March 1st, 2010
Last night the full moon appeared like a flamboyant floodlight. It seemed to echo, “Is anyone alive down there…down there…down there? It is I, floodlight moon.” It appeared close but was actually 238,857 miles away! Our eyes can play tricks on us.
Even so, they are rich visual collectors. Two blue, brown, hazel or green mini artists, taking in life portraits, freeze framing them into memory the way paint adheres to canvas. A scoop of bangs across a forehead, inky black like a raven’s wing, dead leaves twirling on bare sun drenched branches or snow swelled on the ground like thick, whirled whipped cream.
I remember seeing my newborn daughter’s eyes for the first time. Like soul windows, new, but ancient and full of penetrating light. When they lay each in my arms, of course in different years, their haunting eyes explored mine, speaking without sound. Why hello dear mama, they seemed to say. I’ve felt your heartbeat and heard your cries and laughter a thousand times. Here you are now. I see you. They knew me and I them. Any mother can tell you how poignant this is. It is something we never forget, this lavish visual communication without words. I promise not to mention babies anymore, but I do love them.
Eyes alone speak of innocence, pain, sadness, joy, confusion, wildness and sometimes evil, all without saying a word.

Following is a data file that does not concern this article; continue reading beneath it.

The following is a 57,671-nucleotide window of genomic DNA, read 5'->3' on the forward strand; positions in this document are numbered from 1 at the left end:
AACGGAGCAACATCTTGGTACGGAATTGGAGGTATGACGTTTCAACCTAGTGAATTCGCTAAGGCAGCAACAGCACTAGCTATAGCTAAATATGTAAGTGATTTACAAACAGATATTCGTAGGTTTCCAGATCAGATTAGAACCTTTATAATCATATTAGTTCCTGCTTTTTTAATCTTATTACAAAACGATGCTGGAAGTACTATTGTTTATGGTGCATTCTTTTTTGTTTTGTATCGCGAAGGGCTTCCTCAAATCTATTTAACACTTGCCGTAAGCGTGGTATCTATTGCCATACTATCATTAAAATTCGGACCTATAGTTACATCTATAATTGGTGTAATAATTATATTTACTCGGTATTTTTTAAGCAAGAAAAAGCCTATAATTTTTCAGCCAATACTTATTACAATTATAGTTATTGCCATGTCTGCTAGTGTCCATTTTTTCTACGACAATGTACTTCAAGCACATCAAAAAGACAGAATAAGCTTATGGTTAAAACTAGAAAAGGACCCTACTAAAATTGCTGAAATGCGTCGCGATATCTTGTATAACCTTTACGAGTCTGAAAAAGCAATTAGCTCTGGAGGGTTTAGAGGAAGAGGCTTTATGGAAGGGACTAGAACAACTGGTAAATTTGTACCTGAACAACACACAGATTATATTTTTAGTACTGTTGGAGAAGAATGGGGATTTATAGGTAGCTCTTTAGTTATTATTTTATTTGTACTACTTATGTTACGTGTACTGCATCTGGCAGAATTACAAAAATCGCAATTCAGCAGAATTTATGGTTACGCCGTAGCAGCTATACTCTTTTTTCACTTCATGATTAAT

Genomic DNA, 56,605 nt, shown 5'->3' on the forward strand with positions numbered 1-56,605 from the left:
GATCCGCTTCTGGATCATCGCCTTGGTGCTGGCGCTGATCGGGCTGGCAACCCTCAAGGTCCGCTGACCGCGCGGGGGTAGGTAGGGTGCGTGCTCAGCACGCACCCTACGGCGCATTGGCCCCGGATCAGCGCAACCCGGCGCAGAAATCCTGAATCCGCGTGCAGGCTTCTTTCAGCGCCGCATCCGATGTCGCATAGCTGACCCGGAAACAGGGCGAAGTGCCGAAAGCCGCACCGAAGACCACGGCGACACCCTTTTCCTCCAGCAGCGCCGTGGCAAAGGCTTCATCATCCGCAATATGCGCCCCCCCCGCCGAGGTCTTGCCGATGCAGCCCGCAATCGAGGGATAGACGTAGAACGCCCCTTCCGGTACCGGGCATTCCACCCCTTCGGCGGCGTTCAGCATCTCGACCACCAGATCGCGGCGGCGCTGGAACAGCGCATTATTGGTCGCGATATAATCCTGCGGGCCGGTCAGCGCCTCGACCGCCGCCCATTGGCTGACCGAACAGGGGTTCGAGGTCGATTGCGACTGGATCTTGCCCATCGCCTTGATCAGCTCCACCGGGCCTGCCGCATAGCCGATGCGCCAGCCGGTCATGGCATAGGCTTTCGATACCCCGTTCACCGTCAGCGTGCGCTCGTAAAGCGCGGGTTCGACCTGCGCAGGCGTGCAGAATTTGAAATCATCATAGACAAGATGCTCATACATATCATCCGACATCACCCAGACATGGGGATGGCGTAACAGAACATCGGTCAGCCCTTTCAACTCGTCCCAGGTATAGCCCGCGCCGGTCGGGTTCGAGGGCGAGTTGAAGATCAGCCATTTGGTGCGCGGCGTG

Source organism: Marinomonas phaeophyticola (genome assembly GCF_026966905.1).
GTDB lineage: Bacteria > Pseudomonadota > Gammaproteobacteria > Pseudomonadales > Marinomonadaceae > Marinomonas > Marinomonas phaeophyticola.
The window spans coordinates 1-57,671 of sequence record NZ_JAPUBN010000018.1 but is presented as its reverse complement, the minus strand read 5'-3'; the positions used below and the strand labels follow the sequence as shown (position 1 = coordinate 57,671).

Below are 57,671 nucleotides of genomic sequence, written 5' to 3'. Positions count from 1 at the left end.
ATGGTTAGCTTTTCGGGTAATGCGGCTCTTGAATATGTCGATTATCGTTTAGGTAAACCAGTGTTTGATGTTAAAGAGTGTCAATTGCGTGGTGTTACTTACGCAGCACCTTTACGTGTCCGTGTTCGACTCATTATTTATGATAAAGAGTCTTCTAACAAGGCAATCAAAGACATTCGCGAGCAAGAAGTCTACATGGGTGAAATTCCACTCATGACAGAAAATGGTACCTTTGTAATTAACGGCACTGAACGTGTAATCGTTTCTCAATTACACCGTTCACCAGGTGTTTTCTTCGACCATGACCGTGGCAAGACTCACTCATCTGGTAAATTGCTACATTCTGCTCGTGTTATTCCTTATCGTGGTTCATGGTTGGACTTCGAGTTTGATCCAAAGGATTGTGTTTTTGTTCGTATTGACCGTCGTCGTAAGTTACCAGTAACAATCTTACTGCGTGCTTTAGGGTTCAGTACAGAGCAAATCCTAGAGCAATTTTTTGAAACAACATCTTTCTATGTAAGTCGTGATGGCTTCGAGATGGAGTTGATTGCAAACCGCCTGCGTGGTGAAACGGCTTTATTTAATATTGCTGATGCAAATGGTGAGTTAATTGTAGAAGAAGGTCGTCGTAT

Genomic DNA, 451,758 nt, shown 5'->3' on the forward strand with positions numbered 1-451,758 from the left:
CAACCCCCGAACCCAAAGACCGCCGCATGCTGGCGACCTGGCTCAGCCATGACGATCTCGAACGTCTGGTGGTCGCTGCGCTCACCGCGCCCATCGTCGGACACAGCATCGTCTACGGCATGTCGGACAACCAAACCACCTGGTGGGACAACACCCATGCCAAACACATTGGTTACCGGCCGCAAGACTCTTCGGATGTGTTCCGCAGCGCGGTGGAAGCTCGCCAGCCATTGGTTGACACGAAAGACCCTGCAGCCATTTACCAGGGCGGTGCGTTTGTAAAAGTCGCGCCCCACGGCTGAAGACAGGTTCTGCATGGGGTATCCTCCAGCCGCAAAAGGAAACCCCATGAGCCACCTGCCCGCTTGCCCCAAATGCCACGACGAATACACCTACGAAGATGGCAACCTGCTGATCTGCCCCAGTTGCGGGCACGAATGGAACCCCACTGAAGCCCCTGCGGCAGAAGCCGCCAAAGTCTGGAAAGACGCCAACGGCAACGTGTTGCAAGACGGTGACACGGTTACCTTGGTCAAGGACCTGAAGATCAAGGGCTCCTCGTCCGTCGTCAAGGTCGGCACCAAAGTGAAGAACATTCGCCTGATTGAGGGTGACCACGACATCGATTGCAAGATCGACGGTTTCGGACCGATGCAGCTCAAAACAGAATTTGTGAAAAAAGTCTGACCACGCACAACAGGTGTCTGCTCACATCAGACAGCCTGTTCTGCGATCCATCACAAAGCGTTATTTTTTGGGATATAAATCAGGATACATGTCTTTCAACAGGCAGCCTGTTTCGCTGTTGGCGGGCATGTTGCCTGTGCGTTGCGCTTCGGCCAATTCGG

If we have been blessed with our vision intact, our brain does the work of preserving previous sights into memory. I can still see the metallic shimmer of dollar sunfish, greasing through an Arkansas River, sun catching the star-burst of yellow bellies. And creamy vanilla colored jack-in-the-pulpits, glazing up an Illinois spring forest we wandered through as children. And red-winged black bird eggs, pale blue-green and freckled, cuddled tight in marshy nests.
It’s exciting to use this visionary sense in our writing. Here’s an example from my WIP, The Passion Diary.
Driving through Millview, men with wilted faces sat outside Hunters Gas Mart. On splintered wooden benches some whispered and whittled while others stood, eclipsed by smoke clouds wafting from lit points of cigarettes. The locals referred to the spot as Limber Dick Corner. God help me, I didn’t want to grow old.
Turning down Main Street, earth rose behind ancient buildings, disguised in fresh paint. Brambly blackberry vines clamored up a long row of fence, berries dangling and not yet flushed purple. Trees, heavy with green foliage, clung to hillsides and I wondered what was blending and dashing through not visible to the naked eye.
This is pure visual description and why I wanted to use it as an example. I could go back and add smell-the soil, cigarette smoke, etc… I could also throw in taste-of the eventual ripened berries, but for these paragraphs I probably won’t.
Hopefully, if I’ve done my job well, sight alone tells you this is a small town with old secrets.
So, my writing buddies, please enjoy every visual treat this week. Remember, seeing is believing…sometimes.